Today's criminal justice degree is a direct stepping-stone to a wide field of excellent and often quite noble and exciting career opportunities. As with all degree considerations, however, it is very common and even beneficial to consider the question of difficulty associated with earning a degree in criminal justice. How difficult is it, and what all does it entail? Here is the basic rundown of this great degree option today.

Duration, Basic Degree Outline

To summarize the contents of this degree, the student of it will learn all about the various components of the criminal justice system. They will learn about police work and strategy along with criminality patterns and associated cultural and psychological components to crime. They will also learn about the court system and how various court-rendered outcomes play out for the accused as well as greater society. They will additionally learn about what happens as court and prison involvement concludes as well as repeat criminality, also known as "recidivism." While none of these particular subjects of study requires special IQ capabilities beyond other college studies, they will still require commitment and study, as does any other degree program.

Time is another common component considered when degree difficulty is weighed by prospective students. The typical, accredited degree in criminal justice is aligned with the standard college layout in terms of time requirements. As such, an associate's degree here typically takes approximately two years to complete, while the bachelor's requires the standard four years and the master's requires the standard six. Failed courses, withdrawals, absence, and other hurdles can, however, cause this time approximation to increase.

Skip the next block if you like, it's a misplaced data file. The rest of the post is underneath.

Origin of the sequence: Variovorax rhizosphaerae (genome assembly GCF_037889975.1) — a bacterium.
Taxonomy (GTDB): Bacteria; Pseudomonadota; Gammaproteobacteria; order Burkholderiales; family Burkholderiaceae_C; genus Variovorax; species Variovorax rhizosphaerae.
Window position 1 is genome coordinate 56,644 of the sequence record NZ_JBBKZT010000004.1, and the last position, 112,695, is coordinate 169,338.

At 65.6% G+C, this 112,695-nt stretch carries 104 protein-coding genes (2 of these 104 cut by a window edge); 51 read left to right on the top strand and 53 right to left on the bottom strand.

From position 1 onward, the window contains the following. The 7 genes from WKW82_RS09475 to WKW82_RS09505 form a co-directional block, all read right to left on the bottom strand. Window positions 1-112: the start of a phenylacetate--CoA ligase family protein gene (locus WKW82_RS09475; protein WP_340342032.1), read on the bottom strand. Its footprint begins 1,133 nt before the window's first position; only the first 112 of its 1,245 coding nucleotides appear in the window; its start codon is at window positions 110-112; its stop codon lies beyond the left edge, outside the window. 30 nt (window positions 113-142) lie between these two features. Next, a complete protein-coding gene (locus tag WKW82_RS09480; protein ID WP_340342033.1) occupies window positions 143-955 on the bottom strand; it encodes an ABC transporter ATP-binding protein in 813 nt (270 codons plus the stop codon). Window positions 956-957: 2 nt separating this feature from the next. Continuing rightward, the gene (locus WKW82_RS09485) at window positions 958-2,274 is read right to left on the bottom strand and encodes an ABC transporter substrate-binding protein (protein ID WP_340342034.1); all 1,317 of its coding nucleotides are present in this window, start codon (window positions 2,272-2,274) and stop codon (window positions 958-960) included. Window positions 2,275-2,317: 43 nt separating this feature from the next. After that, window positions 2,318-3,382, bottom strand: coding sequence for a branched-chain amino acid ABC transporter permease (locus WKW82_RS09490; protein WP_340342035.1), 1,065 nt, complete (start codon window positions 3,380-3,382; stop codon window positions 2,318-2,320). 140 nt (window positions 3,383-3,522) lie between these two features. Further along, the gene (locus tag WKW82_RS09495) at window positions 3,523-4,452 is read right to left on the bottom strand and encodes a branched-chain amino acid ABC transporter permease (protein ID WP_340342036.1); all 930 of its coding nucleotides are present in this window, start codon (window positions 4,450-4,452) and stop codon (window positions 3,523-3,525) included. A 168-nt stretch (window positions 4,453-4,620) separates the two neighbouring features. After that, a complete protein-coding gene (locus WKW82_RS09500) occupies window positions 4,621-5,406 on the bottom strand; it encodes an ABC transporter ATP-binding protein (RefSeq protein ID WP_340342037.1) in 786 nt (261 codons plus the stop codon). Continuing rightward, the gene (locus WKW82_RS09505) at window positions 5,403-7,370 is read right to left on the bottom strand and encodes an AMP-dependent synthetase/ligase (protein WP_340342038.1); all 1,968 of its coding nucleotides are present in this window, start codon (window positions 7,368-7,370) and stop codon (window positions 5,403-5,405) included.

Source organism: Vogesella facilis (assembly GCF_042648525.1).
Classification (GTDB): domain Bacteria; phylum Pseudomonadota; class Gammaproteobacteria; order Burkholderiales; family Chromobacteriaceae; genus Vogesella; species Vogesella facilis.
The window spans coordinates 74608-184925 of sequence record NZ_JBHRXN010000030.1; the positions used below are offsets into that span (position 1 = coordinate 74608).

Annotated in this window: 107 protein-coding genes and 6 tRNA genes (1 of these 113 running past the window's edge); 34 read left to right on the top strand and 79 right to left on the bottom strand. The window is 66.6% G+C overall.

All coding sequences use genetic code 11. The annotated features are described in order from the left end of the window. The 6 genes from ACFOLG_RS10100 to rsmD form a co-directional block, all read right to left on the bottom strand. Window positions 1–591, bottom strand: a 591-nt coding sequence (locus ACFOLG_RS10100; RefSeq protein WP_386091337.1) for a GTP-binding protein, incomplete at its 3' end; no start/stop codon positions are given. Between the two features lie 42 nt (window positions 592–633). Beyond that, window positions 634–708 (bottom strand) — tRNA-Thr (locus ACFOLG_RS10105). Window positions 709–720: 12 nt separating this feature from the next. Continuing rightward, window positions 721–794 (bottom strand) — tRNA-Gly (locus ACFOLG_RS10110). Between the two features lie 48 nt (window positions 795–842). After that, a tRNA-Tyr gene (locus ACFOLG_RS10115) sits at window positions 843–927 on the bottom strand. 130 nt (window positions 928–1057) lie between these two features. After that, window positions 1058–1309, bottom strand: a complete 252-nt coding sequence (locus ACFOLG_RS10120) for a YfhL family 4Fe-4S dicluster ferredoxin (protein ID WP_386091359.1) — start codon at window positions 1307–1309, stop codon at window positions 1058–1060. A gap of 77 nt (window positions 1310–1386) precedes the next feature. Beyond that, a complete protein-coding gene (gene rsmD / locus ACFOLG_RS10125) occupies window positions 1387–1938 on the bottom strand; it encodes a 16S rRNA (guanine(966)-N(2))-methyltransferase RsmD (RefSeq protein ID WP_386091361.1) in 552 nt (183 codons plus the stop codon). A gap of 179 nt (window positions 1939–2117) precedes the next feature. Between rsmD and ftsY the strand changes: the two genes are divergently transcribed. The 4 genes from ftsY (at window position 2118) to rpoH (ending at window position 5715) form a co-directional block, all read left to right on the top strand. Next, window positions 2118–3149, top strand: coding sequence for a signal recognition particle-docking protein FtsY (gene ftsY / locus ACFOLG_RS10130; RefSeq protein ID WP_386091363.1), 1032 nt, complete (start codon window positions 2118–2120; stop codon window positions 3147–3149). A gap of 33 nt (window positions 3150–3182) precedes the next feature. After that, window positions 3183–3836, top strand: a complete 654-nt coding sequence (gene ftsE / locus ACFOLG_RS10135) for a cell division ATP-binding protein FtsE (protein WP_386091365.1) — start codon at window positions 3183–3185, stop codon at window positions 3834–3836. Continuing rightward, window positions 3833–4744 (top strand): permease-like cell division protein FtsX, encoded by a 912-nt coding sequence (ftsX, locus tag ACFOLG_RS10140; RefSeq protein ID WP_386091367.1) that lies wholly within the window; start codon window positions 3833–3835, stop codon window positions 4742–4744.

See our ranking of the 50 Best Value Colleges for a Criminal Justice Degree.

Required Courses and Subject Matter

Another great way to help gauge difficulty in a degree is by taking a closer look at some of its required coursework. A long list of what seems to be subject matter of personal difficulty may be best avoided in those seeking to limit overall degree difficulty. The following are some of the telling course requirements found along this degree path. To learn more about each class and its specific parameters in a particular school, it is best to lookup that class within the school's course list and consult its detailed description therein.

  • Criminology
  • Policing in America
  • Criminal Justice Ethics
  • American Corrections
  • The Prosecution Process
  • Victimology
  • Security Administration
  • Alternatives to Incarceration
  • Border Security
  • Juvenile Justice

Assistive Resources

Finally, for those considering how to handle difficulty in this degree program should it be encountered, there are a number of great resources students should always stay abreast of. While many of these assistive resources can be found directly within the school being attended, some also exist on the outside. Here is a short list of the various assistive resource points to consider.

  • On-Campus Student Advising Office
  • On-Campus Academic Support Centers
  • On-Campus Library
  • Saylor Online Free Academy
  • Study Guide Zone
  • Khan Academy
  • US Department of Education

With a degree in criminal justice, any number of exciting and highly fulfilling careers can be had. For those interested in the potential difficulties encountered in this program, this article represents the basic aligns of what can be expected. In conclusion, further information regarding the criminal justice degree and the many careers reliant on it today can be found by visiting the website for the National Criminal Justice Association.